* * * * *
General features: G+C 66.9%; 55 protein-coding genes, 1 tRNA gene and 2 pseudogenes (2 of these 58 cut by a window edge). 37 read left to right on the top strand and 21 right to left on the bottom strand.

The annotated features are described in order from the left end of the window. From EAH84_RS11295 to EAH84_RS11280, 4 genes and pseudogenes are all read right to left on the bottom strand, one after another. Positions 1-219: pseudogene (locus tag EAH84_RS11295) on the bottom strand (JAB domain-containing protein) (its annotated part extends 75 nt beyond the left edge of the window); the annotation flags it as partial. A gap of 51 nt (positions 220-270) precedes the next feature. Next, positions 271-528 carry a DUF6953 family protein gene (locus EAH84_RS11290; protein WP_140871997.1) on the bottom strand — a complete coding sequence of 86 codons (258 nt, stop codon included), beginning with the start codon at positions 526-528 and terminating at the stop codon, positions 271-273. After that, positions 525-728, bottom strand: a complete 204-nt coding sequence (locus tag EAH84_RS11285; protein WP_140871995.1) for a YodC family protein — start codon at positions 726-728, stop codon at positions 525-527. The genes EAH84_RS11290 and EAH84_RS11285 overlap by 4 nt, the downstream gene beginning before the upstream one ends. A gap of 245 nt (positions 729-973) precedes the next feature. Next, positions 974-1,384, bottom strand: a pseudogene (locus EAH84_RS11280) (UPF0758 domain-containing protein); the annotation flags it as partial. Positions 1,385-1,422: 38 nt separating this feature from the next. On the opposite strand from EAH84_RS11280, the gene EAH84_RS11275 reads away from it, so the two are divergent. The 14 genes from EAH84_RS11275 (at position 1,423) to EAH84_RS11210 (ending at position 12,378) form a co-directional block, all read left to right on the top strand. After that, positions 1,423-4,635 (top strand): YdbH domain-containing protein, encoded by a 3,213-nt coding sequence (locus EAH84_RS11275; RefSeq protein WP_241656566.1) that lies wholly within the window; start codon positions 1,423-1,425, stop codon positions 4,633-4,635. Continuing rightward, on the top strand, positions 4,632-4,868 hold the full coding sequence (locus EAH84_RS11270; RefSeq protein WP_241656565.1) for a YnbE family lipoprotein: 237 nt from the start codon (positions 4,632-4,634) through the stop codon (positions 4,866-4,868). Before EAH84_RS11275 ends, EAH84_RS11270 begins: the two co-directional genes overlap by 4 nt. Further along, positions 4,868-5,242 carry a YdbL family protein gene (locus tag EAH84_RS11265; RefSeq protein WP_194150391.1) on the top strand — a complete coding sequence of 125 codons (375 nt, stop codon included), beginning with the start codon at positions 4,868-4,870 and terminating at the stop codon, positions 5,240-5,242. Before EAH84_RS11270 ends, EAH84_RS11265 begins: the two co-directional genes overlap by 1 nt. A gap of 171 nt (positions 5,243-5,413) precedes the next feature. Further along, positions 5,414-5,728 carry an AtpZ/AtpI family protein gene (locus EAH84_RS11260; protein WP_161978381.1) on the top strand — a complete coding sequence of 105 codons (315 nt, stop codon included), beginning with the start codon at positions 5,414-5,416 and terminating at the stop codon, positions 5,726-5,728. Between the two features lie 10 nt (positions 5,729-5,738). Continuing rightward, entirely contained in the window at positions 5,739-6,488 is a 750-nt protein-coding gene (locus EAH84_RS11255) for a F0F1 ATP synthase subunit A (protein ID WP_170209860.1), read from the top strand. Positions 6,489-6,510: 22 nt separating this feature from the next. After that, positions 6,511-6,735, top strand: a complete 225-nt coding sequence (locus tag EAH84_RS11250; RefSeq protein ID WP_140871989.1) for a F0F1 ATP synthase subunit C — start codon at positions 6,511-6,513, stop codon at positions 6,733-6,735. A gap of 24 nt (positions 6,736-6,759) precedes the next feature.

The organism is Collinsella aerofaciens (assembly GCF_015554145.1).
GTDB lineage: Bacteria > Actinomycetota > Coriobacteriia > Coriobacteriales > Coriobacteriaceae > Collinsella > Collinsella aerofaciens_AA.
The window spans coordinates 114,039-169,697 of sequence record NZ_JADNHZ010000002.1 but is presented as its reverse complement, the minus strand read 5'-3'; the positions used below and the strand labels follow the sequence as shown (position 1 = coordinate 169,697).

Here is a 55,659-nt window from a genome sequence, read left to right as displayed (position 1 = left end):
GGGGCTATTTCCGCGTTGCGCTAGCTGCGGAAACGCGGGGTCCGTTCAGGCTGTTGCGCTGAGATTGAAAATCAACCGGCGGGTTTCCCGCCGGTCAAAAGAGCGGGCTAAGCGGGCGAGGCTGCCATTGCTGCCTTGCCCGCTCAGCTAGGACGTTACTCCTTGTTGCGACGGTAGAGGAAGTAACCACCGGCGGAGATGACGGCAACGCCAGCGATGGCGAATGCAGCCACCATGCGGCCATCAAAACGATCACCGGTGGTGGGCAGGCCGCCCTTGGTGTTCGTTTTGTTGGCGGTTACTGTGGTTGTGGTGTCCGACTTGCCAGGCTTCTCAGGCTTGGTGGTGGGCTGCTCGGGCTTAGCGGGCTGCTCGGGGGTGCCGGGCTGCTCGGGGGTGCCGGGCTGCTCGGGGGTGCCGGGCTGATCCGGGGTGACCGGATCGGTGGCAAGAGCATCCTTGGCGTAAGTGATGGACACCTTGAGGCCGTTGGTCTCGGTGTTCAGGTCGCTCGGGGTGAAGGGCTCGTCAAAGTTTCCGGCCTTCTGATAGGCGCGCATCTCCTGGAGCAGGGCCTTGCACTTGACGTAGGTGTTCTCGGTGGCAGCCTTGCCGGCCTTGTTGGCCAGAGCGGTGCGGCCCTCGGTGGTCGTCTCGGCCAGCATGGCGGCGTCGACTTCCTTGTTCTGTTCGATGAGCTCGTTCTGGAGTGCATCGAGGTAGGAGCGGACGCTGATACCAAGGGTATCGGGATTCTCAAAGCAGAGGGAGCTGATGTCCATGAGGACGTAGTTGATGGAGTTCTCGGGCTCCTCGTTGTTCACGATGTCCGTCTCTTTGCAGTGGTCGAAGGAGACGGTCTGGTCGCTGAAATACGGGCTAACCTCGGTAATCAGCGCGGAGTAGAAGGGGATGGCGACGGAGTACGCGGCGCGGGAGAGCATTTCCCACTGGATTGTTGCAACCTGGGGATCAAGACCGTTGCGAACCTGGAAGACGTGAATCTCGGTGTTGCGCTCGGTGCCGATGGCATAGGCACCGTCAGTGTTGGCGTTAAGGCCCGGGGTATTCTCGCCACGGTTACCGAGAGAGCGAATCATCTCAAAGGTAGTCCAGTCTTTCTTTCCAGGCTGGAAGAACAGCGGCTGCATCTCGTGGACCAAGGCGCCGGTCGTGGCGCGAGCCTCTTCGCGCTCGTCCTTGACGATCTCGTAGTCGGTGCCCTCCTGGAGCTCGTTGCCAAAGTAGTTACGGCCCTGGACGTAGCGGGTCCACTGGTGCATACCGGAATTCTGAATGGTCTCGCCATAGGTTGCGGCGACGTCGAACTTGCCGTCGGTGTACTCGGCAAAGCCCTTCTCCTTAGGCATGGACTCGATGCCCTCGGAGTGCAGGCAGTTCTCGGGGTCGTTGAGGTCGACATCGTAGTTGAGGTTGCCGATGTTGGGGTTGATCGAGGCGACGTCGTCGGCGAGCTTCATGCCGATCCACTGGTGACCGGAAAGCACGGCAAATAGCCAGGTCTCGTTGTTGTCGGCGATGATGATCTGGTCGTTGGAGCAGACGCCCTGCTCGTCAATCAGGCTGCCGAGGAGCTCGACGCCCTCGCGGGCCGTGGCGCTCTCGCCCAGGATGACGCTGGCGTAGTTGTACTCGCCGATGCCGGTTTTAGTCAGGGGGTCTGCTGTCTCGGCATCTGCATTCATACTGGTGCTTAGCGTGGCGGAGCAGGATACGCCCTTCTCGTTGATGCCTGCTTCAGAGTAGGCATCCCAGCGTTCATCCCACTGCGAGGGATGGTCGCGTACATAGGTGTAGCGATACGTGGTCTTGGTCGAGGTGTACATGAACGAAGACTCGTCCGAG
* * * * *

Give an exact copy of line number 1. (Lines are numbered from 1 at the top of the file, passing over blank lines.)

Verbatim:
General features: G+C 66.9%; 55 protein-coding genes, 1 tRNA gene and 2 pseudogenes (2 of these 58 cut by a window edge). 37 read left to right on the top strand and 21 right to left on the bottom strand.